I would just hate to get stuck with an expensive boat then decide it's time to go hike in Arizona for a few years or take a cycling trip across the lower United States while my boat sat neglected.

Should I decide to do something like this, I could maybe sell my boat at a give away price or simply donate it to the museum in Deltaville and let them sell it for profit.

I simply hate waste which is why I thought the idea the kids in the video "Hold Fast" had was great. Also, did you see how they refused to dump all that oily, nasty water overboard after they got their engine finally to start. Nice to see someone cares about their environment.
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Old 13-12-2014, 04:10   #63
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Re: Cost of Cruising

Speaking of halyards, the ones on my boat had sat with the boat on the hard for 5 years in the weather and were used for at least 2 years before that period on the old man's trip from Massachusetts to Florida. They were very dirty and looked bad when I bought the boat.

But I had learned years before about inspecting then washing these terrible looking old halyards, and that's what I did..... soaking them in the bathtub. I'm still using them. The blue ones. See attached.

Btw, my sailboat cost $2,000. That red kayak, $1800. It will fit into a backpack which is how it comes when ordered. I thought it would be all the boat I'd need until I happened upon the Bristol a year later.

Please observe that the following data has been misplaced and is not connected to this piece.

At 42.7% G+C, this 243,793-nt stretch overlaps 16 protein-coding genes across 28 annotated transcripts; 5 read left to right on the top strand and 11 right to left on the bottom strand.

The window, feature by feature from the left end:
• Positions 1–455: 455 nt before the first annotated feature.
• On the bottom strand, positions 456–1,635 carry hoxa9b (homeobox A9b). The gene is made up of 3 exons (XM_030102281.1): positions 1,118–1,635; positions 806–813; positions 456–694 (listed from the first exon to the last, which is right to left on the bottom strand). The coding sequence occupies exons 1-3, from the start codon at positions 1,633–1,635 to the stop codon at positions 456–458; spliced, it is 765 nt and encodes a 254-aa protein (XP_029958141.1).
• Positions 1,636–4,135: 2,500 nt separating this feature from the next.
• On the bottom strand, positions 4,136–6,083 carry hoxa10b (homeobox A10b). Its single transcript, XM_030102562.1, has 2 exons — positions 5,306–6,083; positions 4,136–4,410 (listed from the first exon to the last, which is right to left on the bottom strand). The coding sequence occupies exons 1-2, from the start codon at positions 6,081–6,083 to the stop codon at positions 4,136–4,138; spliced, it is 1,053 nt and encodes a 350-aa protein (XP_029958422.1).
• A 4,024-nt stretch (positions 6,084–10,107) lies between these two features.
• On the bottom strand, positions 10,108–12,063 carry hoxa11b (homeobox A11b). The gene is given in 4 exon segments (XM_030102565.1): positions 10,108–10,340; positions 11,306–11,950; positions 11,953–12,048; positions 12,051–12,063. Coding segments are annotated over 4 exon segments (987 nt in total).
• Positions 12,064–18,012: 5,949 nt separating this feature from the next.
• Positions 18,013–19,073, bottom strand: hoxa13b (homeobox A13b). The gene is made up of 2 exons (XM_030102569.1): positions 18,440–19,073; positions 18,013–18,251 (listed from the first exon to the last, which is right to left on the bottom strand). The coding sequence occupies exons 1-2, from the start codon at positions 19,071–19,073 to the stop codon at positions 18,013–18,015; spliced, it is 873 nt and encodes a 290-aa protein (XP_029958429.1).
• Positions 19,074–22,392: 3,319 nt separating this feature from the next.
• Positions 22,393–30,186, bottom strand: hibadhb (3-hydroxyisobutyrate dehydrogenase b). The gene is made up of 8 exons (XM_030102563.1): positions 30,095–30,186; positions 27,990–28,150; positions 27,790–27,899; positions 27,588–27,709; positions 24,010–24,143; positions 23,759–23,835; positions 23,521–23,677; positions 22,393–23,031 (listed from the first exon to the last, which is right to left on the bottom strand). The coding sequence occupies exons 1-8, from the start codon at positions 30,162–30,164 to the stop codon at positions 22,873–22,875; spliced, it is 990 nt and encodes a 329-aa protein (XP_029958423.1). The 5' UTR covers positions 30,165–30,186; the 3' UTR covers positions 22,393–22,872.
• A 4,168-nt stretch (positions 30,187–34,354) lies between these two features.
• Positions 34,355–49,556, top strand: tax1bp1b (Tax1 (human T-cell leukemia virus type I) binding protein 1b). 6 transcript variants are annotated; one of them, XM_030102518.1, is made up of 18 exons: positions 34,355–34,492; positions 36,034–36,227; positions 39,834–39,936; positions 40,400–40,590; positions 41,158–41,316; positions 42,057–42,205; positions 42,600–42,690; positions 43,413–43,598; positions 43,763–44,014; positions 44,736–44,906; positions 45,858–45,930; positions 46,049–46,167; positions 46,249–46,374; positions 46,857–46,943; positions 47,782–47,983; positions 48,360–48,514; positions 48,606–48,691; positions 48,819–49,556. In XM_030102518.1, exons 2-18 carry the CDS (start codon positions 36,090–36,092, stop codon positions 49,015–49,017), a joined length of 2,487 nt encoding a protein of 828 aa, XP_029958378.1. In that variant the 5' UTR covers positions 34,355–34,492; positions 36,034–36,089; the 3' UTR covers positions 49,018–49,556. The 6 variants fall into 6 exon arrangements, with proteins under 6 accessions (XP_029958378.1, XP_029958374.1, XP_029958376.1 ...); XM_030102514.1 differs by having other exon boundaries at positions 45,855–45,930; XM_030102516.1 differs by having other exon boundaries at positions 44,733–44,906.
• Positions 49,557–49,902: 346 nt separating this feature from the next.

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Old 13-12-2014, 06:07   #64
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Re: Cost of Cruising

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Originally Posted by scuba0_1 View Post
I always find it interesting on here how people who have very little means seem to think a boat is not a recreational item. And then they complain when people who have means and have a nice boat actually take care of it and spend money to enjoy their cruise and vacation I'm sure if I really wanted to I could buy a $500 bug and live out of it at some Walmart parking lot but then I have the mean so why would I do that. So for those of you who actually don't have the means to live on a boat but are trying to do it good for you but I don't know why you bash the people that have the means to do it, oh and I like steak and lobster every night...